This article was written in collaboration with Neil Mitchell, a Software Engineer in the Developer Infrastructure organization at Facebook.
The Rust library Gazebo contains a collection of well-tested Rust utilities. These aren’t meant to be deep or complex ideas, just small things we think can make the experience of Rust programmers a little bit easier. This post is the first in a series that is going to explore a few things in Gazebo. Let's start with Prelude.
The Gazebo Prelude includes 5 extension traits, which add extra methods to Vec, slice, Option, str and iterators. These are meant to be small helpers which make common patterns slightly more concise or slightly less error prone. Our hope is that some of these methods might be useful enough to enter the standard library one day. For example, it’s not uncommon to see the following pattern in Rust code:
let ys = xs.iter().map(|x| x.abs()).collect::<Vec<_>>();
We have a vector of integers, and want to produce a vector of integers by mapping over each element. To do that, we first convert it to an iterator, then map, and finally collect it back. Unfortunately, Rust can’t figure out the result type, so we need a type annotation on the collect call. Rust iterators are powerful, efficient and composable, so it’s great to be able to do such a transformation so easily.
While this code isn’t terrible, this pattern crops up a lot, so it’s worth simplifying a bit:
use gazebo::prelude::*; let ys = xs.map(|x| x.abs());
Now the code expresses our intent much more directly. The map function works on both Vec and slices, with a corresponding into_map which takes ownership of the elements, but only works on Vec. Under the hood it does exactly the same thing, using iterators.
Other extension methods in Prelude apply to str, giving more flexible methods for splitting strings. For example:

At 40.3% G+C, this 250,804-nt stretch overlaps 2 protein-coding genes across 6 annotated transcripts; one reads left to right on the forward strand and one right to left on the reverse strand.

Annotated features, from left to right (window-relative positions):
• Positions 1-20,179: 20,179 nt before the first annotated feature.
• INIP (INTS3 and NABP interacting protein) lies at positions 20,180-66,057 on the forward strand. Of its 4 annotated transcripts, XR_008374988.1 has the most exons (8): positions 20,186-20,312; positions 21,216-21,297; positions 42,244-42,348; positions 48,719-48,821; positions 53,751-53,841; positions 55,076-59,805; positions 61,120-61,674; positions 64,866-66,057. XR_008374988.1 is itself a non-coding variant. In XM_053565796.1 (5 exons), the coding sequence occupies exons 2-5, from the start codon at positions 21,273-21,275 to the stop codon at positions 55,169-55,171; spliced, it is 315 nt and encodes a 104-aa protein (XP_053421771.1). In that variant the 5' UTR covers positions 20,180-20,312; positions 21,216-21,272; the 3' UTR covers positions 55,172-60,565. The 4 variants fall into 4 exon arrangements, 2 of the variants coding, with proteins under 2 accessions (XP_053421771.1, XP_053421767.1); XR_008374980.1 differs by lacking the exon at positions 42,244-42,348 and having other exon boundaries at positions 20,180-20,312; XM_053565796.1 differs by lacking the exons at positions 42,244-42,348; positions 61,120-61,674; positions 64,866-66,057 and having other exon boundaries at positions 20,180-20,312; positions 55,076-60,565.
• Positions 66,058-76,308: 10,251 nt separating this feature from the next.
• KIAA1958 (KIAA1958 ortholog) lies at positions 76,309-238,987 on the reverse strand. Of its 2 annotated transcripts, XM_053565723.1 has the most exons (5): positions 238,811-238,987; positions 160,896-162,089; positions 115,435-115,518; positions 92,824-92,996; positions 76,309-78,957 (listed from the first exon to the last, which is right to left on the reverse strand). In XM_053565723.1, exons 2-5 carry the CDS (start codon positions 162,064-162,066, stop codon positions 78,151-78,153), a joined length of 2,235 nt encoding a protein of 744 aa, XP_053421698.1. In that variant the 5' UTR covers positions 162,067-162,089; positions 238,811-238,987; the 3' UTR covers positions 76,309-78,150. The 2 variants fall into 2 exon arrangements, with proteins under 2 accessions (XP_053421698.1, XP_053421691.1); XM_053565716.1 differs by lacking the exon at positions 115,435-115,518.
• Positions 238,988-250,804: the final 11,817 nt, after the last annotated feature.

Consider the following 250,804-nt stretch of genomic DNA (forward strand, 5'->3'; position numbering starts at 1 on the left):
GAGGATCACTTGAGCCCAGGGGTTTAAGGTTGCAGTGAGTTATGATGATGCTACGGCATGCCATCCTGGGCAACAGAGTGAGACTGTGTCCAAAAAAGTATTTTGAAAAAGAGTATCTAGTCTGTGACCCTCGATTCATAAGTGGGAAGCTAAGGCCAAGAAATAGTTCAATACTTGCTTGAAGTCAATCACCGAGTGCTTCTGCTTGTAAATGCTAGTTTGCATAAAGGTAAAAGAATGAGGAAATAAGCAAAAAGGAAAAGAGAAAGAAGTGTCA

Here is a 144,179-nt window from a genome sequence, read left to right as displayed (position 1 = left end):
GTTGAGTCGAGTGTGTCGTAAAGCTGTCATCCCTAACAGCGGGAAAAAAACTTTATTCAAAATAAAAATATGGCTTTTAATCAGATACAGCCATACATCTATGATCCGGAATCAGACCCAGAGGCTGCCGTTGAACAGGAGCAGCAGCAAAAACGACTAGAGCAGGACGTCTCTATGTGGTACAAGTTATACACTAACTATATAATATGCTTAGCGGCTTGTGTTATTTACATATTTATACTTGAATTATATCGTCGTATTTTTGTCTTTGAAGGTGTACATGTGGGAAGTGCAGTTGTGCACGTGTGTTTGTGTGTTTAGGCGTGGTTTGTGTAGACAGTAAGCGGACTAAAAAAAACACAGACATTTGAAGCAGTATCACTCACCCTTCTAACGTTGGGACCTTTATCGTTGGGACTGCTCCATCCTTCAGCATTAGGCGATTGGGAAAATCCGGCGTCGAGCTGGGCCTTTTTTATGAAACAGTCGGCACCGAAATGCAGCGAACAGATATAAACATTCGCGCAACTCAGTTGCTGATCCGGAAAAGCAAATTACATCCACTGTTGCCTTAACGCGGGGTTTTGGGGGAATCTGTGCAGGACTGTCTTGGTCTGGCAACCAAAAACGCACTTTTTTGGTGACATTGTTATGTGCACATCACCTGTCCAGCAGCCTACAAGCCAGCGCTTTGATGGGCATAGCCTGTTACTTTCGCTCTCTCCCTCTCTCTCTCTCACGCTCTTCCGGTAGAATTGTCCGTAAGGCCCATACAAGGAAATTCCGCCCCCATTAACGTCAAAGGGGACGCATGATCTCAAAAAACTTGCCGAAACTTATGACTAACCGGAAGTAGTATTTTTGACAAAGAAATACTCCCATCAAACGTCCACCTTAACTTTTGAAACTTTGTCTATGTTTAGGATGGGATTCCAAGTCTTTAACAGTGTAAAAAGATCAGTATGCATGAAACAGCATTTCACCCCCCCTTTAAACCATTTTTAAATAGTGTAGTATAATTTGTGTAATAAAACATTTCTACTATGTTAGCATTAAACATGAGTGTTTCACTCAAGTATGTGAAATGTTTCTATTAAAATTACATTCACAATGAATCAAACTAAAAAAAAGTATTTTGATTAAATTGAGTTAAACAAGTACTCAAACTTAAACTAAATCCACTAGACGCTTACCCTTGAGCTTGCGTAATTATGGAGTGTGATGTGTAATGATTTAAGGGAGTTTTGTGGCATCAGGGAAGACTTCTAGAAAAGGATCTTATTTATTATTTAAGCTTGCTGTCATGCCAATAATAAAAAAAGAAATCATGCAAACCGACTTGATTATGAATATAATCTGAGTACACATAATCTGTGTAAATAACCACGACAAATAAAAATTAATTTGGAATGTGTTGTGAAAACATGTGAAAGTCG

use gazebo::prelude::*; assert_eq!("test".split1('e'), ("t", "st")); assert_eq!("test".split1_opt('e'), Some(("t", "st"))); assert_eq!("test".trim_start_match("tes"), "t"); assert_eq!("test".trim_start_match_opt("tes"), Some("t"));
We’ve found that these methods provide a bit of help when trying to do “light” parsing of a string - simpler and less powerful than a regex or full parser-combinator library like nom, but useful nonetheless. Sadly, these string methods are only available with the Rust nightly, as building on top of the flexible string pattern matching requires the unstable pattern feature.
Previous versions of the Gazebo library contained the functions that showed up in the Rust standard library as strip_prefix and strip_suffix, so those are no longer available in Gazebo.
While there are other methods in the Prelude, we’ve found these are the most common in our code. To see the others, visit the documentation.
We hope that this blog helps you understand the Prelude module, how to use it and gives you good insight into what it does. Look out for our next blog in this series, where we discuss the Dupe module, which encodes the pattern of cheap Clone.
We at Facebook believe that Rust is an outstanding language that shines in critical issues such as memory safety, performance and reliability. We joined the Rust Foundation to help contribute towards the growth, advancement and adoption of Rust, and towards sustainable development of open source technologies and developer communities across the world.
This blog is a part of our Rust Nibbles series, where we go over the various Rust libraries we have open-sourced to learn more about what motivated their creation and how one can use them. We hope that this series helps you create amazing projects by using these libraries and encourages you to try them out.